Platt's says oil hit levels not even seen in Gulf War : LUSENET : TB2K spinoff uncensored : One Thread

Wednesday, March 08, 2000 Last updated: 00:47 EST

Oil & Gas News

Platt's says oil prices hit levels not seen even in Gulf War


Oil prices in Singapore on March 7 surpassed even those levels seen during the 1991 Gulf War crisis, specialist energy news service Platt's said. But in much of the rest of the world, there still is a way to go before the market reaches the highs recorded during the months leading up to the start of the Gulf War, or in the Iranian revolution-inspired price spike of 1979, said Platt's.

High sulfur fuel oil, used in power generation and in ships' engines, was offered for sale in Asia by oil giant Shell at $211 per metric ton, almost $20 higher than the Jan. 16, 1991, price of $192.50 recorded by Platt's. Bids in the Singapore market were at $195, also higher than the war-time record, Platt's said.

"This is unprecedented," said Platt's editorial director of market reporting, Jorge Montepeque. "These numbers have never existed in the open market, even during the Gulf War."

Oil markets in 1991 leaped to emergency highs, as traders feared Iraq's invasion of Kuwait might cut off up to 20% of world oil supplies.

In the U.S., prices on the New York Mercantile Exchange for gasoline and crude oil moved into territory not seen since the pre-Gulf War days. For example, the NY harbor gasoline quotation of Platt's reached $1.20-$1.215 in December 1979, but was indicated Tuesday near 98 cents/gal. However, the highest spot price recorded by Platt's in the runup to the Gulf War was $1.05 on Aug. 24, and it was above $1 several times in mid-October 1990.

On the US Gulf Coast, gasoline prices near 96 cents/gal for Colonial Pipeline gasoline still have not reached the $1 level recorded during the Gulf War runup as late as Sept. 24, 1990; pre-war prices also reached as high as $1.06 on Aug 23, 1990. Either price is still far from the Nov. 7, 1979 price high of $1.225.

In the Mediterranean, ship fuel prices (known as "bunkers") hit levels March 7 that were double those seen as recently as last summer, Platt's said.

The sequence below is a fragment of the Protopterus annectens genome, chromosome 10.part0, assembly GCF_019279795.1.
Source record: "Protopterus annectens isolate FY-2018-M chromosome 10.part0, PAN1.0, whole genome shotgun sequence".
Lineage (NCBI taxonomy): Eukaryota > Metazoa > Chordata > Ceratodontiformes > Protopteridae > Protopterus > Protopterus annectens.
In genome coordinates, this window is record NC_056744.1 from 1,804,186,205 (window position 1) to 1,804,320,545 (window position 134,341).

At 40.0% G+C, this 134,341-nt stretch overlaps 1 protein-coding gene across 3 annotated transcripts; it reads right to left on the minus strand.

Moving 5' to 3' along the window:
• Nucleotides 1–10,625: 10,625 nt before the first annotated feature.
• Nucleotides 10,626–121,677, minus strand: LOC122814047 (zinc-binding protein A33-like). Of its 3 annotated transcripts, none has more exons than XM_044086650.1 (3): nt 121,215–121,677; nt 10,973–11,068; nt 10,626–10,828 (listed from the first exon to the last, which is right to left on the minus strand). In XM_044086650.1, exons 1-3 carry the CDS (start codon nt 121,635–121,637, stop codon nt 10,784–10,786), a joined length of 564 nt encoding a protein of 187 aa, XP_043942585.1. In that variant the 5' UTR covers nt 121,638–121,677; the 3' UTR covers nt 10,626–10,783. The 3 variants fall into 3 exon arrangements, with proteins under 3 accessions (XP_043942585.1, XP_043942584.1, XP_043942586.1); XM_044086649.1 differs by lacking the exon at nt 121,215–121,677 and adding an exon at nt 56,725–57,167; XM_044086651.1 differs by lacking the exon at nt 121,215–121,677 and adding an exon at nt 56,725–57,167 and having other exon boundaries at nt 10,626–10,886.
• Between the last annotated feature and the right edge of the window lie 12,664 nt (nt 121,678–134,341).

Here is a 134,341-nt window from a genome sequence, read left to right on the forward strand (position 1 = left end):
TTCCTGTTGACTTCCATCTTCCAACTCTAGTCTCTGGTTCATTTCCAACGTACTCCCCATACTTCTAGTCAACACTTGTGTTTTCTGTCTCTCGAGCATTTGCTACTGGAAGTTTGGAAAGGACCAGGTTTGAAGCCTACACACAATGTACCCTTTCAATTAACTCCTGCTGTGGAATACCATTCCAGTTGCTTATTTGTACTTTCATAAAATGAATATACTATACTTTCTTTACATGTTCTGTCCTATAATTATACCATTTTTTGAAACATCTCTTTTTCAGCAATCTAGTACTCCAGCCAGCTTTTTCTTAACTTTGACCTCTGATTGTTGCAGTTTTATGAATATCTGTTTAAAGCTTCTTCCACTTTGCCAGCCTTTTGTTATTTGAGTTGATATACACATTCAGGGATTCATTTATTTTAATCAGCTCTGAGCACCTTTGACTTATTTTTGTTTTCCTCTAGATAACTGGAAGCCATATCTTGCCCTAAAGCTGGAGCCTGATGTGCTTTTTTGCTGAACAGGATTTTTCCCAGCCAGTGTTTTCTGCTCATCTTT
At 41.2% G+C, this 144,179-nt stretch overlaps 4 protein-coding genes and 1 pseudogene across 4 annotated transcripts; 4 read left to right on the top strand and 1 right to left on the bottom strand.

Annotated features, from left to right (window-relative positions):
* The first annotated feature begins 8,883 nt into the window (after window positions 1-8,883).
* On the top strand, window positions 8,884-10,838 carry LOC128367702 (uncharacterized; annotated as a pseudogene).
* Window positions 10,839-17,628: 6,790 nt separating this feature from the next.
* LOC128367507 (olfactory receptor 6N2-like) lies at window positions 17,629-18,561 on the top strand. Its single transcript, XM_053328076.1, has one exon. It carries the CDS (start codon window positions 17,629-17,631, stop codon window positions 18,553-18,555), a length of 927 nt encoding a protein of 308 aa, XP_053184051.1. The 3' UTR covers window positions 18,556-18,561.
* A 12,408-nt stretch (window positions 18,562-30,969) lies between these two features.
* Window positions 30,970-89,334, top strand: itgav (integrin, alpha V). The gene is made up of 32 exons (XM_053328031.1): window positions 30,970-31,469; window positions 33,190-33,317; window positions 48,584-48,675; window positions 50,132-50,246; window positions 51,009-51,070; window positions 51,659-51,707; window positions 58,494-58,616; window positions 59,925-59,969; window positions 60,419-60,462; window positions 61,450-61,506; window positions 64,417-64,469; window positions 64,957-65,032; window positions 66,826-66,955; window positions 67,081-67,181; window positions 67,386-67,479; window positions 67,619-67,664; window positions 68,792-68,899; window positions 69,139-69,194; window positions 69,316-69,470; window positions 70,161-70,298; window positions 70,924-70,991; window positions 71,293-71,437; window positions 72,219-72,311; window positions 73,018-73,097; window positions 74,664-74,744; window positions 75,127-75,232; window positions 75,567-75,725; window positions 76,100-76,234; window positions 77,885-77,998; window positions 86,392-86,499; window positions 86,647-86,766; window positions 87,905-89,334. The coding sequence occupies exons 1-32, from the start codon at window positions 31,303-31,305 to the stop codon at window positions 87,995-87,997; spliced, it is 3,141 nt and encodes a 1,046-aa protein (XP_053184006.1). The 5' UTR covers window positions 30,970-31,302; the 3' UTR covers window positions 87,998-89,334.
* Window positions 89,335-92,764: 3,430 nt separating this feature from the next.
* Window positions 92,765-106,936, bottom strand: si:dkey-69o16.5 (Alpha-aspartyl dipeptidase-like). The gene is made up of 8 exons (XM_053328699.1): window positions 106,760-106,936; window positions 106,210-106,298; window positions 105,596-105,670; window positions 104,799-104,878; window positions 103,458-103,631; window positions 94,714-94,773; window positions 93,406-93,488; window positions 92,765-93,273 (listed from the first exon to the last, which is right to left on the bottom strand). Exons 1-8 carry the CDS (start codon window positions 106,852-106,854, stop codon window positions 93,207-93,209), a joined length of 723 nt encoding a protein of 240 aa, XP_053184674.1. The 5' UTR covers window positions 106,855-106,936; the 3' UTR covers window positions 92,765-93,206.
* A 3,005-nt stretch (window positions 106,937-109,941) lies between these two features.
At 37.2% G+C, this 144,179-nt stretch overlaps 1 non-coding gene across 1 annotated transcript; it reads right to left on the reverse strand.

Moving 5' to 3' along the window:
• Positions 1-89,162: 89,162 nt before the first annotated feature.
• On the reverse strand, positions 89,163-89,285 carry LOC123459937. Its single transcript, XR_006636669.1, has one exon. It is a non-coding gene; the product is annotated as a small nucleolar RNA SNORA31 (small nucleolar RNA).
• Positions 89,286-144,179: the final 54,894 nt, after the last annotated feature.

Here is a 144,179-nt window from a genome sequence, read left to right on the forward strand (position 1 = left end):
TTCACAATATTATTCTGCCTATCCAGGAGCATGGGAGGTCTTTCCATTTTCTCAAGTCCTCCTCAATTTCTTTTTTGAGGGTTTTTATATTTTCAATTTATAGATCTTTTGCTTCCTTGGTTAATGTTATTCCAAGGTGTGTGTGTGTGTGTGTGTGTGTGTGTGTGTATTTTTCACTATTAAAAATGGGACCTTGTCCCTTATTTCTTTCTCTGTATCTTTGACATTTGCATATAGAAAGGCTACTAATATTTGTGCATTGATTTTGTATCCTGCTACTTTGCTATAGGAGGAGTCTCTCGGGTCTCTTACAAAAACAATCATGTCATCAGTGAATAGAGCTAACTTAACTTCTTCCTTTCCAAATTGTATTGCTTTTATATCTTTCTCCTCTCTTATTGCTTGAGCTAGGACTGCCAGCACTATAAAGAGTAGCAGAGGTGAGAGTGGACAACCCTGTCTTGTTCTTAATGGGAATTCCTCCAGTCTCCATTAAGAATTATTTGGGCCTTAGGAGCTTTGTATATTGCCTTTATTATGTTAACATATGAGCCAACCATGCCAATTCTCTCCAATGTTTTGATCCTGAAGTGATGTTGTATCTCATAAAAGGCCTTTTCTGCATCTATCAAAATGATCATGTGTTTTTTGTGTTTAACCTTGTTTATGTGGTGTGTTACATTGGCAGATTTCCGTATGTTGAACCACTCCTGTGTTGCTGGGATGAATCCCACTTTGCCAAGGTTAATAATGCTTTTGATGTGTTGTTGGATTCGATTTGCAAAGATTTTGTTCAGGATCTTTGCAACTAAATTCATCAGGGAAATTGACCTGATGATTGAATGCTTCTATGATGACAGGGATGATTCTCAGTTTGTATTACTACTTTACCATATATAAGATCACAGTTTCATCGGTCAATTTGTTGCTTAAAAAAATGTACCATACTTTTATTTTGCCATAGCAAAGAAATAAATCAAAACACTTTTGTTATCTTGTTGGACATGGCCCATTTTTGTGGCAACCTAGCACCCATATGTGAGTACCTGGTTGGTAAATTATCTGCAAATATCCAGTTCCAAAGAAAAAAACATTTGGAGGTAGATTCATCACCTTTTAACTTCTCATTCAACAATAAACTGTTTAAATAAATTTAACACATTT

Futures prices on London's International Petroleum Exchange jumped by almost a dollar and a half, meanwhile, adding to fears that consumer gasoline prices will continue to spiral upwards.

Mixed signals from the OPEC producers' cartel continue to underpin oil traders' belief that a massive supply-demand gap in the oil market will not be bridged any time soon. In particular, vocal opposition from price-hawk Iran to increasing OPEC production any time soon has prompted doubts the cartel will succumb to western pressure to calm the price rise.

"Even if OPEC decides to increase production by a million barrels a day at its meeting later this month, that isn't going to close the gap and bring prices down substantially," said Platt's editorial vice-president Neil Fleming. "A rebound in Asian oil demand has coincided with OPEC's output squeeze to create a net shortfall in world oil production of at least 2-million barrels a day," he said.

The 11-member OPEC cartel has progressively curbed its production by 4.316-million barrels a day since March 1988, theoretically taking nearly 6% of world oil production off the market. Only a part of that has been compensated for by increased output elsewhere.

-- - (, March 08, 2000

Moderation questions? read the FAQ